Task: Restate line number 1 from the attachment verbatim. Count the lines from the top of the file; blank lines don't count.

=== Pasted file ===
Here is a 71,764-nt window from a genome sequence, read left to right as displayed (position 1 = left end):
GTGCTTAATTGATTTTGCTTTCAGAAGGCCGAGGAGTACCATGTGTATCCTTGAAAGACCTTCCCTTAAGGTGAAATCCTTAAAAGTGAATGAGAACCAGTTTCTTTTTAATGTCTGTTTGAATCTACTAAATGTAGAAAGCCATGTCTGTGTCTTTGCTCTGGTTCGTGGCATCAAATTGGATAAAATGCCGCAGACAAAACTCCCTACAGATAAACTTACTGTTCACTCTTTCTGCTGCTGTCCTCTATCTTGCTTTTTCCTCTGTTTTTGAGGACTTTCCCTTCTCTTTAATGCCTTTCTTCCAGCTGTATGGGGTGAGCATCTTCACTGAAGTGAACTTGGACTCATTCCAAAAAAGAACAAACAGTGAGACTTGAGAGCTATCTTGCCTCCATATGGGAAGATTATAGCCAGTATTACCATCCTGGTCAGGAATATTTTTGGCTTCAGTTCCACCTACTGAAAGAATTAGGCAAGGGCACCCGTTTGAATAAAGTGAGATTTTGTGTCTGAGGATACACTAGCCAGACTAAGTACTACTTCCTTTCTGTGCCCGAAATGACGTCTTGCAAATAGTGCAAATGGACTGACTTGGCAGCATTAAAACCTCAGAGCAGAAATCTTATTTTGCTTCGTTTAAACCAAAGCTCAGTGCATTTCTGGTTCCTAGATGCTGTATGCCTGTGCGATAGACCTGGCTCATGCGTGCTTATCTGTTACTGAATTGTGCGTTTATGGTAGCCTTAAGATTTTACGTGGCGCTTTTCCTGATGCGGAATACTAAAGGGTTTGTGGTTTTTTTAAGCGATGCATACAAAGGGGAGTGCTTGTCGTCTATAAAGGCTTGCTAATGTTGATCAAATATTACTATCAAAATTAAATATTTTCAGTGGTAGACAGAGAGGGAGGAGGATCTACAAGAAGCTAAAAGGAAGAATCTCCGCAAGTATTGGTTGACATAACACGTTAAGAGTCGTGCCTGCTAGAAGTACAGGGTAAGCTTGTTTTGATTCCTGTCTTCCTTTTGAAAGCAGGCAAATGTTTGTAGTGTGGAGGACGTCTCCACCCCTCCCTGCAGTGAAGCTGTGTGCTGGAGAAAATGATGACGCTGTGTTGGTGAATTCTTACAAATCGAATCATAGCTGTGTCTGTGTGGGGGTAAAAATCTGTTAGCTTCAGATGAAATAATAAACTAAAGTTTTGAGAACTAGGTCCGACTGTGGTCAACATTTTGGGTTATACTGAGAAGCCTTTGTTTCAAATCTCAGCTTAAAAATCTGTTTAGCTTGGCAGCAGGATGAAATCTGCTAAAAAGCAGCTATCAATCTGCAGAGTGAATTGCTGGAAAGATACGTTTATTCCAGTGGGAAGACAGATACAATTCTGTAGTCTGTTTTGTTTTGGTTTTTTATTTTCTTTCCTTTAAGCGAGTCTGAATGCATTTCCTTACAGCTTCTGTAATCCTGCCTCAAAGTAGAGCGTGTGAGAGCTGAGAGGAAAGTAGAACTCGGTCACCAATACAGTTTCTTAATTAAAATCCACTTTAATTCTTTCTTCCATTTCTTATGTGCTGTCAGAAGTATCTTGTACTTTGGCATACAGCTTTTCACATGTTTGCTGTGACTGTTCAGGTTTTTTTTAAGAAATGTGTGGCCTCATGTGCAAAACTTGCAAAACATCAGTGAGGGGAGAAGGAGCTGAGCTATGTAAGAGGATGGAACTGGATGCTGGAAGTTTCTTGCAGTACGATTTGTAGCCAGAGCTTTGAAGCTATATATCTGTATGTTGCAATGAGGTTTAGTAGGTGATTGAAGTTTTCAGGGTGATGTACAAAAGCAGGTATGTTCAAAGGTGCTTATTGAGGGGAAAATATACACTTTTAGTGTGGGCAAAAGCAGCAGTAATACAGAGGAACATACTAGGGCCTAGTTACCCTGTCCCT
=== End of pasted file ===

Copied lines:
Here is a 71,764-nt window from a genome sequence, read left to right as displayed (position 1 = left end):